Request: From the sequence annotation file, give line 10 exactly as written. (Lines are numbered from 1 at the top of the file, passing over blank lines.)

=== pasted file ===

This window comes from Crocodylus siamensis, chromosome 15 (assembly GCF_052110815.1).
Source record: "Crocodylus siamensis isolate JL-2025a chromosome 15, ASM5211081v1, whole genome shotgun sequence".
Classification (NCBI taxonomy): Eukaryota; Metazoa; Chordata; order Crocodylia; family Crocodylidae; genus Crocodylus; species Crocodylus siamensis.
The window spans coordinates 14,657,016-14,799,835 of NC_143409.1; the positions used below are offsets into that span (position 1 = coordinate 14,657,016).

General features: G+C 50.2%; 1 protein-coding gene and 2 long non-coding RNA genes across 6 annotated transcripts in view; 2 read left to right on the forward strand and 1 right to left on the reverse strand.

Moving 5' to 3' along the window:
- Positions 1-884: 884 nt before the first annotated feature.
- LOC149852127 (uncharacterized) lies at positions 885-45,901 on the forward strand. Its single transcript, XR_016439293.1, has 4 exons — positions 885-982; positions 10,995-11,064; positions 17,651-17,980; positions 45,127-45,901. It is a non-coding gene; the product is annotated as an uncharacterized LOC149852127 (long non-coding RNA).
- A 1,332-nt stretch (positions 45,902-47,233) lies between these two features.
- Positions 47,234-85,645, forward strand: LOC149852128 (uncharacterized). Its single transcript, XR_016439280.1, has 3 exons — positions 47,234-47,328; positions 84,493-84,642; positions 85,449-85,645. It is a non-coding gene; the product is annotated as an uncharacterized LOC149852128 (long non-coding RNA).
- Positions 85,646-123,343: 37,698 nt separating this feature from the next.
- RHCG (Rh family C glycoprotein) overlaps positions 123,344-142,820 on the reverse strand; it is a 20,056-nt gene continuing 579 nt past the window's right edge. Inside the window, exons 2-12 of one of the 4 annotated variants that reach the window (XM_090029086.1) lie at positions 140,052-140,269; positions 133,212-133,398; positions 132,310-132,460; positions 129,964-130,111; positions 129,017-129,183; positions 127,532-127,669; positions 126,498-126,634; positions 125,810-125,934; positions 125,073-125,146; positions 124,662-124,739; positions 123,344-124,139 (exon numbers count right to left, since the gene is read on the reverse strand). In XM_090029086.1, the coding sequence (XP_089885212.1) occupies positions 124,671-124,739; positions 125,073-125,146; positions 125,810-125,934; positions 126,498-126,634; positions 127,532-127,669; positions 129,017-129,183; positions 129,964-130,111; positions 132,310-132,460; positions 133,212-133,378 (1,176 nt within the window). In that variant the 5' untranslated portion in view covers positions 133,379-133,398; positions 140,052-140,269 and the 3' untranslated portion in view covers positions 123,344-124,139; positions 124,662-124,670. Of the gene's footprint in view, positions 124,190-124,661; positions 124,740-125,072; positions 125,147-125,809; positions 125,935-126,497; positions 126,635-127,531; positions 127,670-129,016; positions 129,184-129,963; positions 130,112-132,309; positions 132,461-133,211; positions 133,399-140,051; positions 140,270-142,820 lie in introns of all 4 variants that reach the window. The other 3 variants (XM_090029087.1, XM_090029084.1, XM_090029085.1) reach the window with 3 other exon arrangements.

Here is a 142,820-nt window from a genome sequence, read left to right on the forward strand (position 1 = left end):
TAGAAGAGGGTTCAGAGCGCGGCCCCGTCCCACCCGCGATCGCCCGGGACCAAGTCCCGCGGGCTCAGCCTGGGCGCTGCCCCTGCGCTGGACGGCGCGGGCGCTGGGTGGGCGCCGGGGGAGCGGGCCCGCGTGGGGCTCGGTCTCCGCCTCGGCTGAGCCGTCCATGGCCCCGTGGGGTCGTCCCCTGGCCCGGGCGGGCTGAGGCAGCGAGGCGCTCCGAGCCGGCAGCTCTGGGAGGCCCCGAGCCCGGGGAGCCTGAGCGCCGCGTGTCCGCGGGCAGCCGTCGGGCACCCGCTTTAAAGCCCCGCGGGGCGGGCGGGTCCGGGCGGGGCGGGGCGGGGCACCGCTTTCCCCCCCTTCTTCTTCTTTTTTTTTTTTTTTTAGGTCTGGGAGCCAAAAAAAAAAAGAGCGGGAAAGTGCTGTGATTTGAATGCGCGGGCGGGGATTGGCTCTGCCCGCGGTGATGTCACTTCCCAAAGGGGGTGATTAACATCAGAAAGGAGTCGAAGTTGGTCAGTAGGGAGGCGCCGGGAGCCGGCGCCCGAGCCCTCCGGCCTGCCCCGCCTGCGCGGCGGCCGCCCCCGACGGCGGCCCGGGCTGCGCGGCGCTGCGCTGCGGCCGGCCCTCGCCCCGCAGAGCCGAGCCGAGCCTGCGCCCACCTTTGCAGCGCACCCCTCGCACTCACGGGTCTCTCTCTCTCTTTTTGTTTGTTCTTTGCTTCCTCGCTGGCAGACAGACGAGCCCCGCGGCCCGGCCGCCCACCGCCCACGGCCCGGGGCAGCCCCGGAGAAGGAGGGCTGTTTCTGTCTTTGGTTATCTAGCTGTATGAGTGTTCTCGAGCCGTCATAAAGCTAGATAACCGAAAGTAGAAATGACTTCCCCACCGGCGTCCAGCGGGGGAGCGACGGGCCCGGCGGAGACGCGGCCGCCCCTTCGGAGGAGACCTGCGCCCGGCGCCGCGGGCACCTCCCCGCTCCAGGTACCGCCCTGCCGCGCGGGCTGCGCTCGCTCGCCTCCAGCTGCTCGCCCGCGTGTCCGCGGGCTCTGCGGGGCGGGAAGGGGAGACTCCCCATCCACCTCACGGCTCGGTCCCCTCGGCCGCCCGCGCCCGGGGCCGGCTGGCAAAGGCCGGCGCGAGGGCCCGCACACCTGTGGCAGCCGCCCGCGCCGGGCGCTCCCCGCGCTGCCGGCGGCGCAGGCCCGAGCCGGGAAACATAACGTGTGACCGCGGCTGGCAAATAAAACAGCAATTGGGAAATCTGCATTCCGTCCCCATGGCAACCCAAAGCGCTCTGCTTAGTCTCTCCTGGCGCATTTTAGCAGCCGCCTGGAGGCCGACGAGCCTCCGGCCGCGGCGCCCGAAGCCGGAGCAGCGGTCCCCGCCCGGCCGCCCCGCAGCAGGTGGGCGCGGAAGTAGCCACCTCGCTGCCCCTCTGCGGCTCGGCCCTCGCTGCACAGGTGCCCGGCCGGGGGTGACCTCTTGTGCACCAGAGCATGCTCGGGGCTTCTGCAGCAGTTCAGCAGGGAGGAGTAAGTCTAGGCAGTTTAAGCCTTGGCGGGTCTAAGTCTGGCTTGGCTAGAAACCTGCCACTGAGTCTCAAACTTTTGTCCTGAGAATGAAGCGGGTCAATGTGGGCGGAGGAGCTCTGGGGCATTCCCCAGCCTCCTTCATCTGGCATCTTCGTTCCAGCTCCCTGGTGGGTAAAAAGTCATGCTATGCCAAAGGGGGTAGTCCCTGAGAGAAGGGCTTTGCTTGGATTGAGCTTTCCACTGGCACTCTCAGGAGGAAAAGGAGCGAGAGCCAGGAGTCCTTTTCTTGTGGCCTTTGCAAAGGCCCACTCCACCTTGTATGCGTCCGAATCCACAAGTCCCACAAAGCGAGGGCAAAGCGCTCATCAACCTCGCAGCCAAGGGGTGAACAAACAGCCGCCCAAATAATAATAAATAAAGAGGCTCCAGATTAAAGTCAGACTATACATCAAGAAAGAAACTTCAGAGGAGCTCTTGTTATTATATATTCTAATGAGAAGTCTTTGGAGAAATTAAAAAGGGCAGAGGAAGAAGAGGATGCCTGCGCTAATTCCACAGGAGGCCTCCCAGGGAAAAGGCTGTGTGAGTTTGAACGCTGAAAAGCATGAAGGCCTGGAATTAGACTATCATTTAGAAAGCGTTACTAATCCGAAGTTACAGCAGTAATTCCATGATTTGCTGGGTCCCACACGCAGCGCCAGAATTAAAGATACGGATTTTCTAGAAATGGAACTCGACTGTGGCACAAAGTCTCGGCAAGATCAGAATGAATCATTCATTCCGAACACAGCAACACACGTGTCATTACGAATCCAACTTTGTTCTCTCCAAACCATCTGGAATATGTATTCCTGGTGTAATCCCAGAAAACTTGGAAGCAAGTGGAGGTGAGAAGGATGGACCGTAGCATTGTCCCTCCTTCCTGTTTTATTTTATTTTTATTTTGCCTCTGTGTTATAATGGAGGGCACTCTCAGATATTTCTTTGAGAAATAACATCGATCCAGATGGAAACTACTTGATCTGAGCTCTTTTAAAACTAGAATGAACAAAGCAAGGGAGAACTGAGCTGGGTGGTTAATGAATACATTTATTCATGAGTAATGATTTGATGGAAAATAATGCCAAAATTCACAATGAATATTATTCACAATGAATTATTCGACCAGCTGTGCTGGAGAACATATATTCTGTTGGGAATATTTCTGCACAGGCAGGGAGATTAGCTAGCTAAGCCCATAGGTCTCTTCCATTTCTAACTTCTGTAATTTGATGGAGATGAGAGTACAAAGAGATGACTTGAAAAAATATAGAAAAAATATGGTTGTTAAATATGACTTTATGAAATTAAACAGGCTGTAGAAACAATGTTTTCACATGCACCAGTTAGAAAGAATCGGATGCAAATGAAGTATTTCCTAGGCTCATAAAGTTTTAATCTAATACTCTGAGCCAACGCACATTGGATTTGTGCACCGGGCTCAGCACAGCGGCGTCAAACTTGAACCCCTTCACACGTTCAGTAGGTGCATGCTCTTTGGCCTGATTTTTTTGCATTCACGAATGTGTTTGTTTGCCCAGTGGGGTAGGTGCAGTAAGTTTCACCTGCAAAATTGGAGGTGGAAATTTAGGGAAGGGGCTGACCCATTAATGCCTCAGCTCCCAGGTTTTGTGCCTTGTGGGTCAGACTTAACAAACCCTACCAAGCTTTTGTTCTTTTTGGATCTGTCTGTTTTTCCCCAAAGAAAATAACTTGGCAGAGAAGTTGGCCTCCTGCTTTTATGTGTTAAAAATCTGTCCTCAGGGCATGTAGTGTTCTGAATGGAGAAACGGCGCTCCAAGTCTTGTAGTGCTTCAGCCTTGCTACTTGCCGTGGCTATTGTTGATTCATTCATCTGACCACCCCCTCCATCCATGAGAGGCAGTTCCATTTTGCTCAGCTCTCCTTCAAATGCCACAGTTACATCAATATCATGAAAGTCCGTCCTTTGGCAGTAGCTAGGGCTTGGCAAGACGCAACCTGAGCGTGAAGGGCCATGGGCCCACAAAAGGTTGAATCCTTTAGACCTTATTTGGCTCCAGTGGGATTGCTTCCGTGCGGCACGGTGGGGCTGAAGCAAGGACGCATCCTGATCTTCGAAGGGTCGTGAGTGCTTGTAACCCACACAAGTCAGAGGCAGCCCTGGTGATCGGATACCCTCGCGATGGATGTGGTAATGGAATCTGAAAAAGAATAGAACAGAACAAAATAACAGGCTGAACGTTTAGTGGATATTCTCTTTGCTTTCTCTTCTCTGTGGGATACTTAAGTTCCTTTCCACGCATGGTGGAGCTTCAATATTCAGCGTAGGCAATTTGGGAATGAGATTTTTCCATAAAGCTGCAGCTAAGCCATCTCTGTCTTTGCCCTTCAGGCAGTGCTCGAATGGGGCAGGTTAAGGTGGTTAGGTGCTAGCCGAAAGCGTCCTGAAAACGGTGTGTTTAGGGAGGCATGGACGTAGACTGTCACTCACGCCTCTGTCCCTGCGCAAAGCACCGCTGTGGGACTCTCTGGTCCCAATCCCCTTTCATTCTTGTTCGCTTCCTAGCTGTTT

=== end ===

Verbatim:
- Positions 47,234-85,645, forward strand: LOC149852128 (uncharacterized). Its single transcript, XR_016439280.1, has 3 exons — positions 47,234-47,328; positions 84,493-84,642; positions 85,449-85,645. It is a non-coding gene; the product is annotated as an uncharacterized LOC149852128 (long non-coding RNA).